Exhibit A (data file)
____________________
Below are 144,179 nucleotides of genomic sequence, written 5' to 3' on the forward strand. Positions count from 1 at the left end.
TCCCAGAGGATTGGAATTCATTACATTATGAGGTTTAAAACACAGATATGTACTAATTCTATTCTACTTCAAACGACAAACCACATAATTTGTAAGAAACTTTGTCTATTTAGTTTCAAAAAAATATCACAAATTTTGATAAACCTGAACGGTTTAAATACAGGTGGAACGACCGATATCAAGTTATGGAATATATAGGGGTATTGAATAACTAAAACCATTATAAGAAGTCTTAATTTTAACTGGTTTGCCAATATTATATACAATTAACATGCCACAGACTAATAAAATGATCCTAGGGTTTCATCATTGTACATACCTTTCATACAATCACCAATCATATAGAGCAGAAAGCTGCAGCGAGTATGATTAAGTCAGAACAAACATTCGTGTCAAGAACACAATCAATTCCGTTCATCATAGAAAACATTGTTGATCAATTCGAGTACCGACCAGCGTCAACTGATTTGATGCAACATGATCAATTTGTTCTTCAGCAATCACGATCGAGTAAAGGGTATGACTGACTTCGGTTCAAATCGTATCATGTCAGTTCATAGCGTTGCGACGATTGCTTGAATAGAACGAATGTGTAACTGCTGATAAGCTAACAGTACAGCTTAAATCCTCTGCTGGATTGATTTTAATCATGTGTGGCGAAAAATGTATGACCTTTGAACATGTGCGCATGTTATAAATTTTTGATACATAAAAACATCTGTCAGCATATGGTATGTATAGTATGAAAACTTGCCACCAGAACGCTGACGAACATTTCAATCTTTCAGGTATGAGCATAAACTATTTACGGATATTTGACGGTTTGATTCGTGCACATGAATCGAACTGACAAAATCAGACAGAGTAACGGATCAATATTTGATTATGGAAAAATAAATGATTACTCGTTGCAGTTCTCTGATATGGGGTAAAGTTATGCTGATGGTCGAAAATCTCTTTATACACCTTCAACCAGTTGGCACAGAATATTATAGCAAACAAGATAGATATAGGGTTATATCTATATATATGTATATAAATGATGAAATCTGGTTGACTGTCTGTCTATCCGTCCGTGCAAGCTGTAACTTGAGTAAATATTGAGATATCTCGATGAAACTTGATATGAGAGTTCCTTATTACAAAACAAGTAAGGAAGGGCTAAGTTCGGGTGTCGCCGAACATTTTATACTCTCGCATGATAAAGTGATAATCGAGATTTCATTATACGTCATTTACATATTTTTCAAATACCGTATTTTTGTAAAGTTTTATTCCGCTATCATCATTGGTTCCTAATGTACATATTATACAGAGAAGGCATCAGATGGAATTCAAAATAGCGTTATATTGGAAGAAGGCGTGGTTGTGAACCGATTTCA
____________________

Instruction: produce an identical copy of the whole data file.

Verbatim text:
Below are 144,179 nucleotides of genomic sequence, written 5' to 3' on the forward strand. Positions count from 1 at the left end.
TCCCAGAGGATTGGAATTCATTACATTATGAGGTTTAAAACACAGATATGTACTAATTCTATTCTACTTCAAACGACAAACCACATAATTTGTAAGAAACTTTGTCTATTTAGTTTCAAAAAAATATCACAAATTTTGATAAACCTGAACGGTTTAAATACAGGTGGAACGACCGATATCAAGTTATGGAATATATAGGGGTATTGAATAACTAAAACCATTATAAGAAGTCTTAATTTTAACTGGTTTGCCAATATTATATACAATTAACATGCCACAGACTAATAAAATGATCCTAGGGTTTCATCATTGTACATACCTTTCATACAATCACCAATCATATAGAGCAGAAAGCTGCAGCGAGTATGATTAAGTCAGAACAAACATTCGTGTCAAGAACACAATCAATTCCGTTCATCATAGAAAACATTGTTGATCAATTCGAGTACCGACCAGCGTCAACTGATTTGATGCAACATGATCAATTTGTTCTTCAGCAATCACGATCGAGTAAAGGGTATGACTGACTTCGGTTCAAATCGTATCATGTCAGTTCATAGCGTTGCGACGATTGCTTGAATAGAACGAATGTGTAACTGCTGATAAGCTAACAGTACAGCTTAAATCCTCTGCTGGATTGATTTTAATCATGTGTGGCGAAAAATGTATGACCTTTGAACATGTGCGCATGTTATAAATTTTTGATACATAAAAACATCTGTCAGCATATGGTATGTATAGTATGAAAACTTGCCACCAGAACGCTGACGAACATTTCAATCTTTCAGGTATGAGCATAAACTATTTACGGATATTTGACGGTTTGATTCGTGCACATGAATCGAACTGACAAAATCAGACAGAGTAACGGATCAATATTTGATTATGGAAAAATAAATGATTACTCGTTGCAGTTCTCTGATATGGGGTAAAGTTATGCTGATGGTCGAAAATCTCTTTATACACCTTCAACCAGTTGGCACAGAATATTATAGCAAACAAGATAGATATAGGGTTATATCTATATATATGTATATAAATGATGAAATCTGGTTGACTGTCTGTCTATCCGTCCGTGCAAGCTGTAACTTGAGTAAATATTGAGATATCTCGATGAAACTTGATATGAGAGTTCCTTATTACAAAACAAGTAAGGAAGGGCTAAGTTCGGGTGTCGCCGAACATTTTATACTCTCGCATGATAAAGTGATAATCGAGATTTCATTATACGTCATTTACATATTTTTCAAATACCGTATTTTTGTAAAGTTTTATTCCGCTATCATCATTGGTTCCTAATGTACATATTATACAGAGAAGGCATCAGATGGAATTCAAAATAGCGTTATATTGGAAGAAGGCGTGGTTGTGAACCGATTTCA